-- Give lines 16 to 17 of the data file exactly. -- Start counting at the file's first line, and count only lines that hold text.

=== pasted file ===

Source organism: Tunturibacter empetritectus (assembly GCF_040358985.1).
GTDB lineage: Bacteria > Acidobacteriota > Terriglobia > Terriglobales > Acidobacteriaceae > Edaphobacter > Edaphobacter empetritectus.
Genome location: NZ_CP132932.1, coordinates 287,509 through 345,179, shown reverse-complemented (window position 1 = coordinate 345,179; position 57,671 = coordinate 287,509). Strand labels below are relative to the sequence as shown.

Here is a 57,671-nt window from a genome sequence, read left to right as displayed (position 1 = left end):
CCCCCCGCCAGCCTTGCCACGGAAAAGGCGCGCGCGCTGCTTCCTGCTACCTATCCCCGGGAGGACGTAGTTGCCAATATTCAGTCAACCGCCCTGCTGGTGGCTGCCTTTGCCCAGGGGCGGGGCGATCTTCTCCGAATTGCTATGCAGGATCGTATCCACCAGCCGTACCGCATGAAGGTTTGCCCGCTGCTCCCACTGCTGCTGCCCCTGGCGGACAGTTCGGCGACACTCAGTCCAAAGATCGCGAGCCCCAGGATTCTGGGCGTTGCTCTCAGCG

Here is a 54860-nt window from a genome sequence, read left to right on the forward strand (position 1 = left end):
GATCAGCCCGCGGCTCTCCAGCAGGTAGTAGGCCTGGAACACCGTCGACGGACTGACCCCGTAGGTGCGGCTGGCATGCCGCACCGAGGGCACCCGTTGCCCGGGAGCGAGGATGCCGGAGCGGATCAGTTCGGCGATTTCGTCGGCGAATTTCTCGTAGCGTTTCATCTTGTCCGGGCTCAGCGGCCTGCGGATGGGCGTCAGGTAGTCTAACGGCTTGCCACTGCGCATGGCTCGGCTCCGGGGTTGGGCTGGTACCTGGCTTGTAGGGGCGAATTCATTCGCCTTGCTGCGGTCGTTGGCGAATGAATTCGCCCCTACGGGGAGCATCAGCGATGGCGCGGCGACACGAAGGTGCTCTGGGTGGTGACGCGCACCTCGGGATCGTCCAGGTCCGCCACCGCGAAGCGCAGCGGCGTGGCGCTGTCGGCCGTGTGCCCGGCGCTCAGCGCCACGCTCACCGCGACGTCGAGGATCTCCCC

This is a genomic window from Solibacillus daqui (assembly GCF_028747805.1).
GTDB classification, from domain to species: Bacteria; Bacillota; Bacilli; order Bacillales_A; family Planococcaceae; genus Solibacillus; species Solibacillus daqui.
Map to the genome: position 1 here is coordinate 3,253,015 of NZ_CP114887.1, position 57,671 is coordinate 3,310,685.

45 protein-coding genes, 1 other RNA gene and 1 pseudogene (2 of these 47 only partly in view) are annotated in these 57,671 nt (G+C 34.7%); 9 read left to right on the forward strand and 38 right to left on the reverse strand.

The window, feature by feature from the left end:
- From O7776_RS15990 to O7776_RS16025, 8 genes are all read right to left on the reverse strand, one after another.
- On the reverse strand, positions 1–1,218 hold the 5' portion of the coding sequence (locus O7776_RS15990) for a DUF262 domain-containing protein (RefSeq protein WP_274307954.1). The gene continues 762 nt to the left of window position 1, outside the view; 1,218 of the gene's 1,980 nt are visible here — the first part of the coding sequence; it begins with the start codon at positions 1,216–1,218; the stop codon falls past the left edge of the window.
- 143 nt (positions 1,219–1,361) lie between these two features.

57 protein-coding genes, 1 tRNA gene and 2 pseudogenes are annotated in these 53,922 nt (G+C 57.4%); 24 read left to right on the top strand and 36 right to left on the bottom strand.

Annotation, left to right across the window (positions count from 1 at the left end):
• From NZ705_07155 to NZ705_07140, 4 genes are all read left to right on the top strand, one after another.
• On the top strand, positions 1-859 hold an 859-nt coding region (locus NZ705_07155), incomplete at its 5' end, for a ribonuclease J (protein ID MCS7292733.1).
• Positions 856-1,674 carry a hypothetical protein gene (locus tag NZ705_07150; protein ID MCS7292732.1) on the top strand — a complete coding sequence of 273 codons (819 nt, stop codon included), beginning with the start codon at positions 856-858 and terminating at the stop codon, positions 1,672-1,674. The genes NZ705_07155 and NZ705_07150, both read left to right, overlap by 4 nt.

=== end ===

57 protein-coding genes, 1 tRNA gene and 2 pseudogenes are annotated in these 53,922 nt (G+C 57.4%); 24 read left to right on the top strand and 36 right to left on the bottom strand.

Annotation, left to right across the window (positions count from 1 at the left end):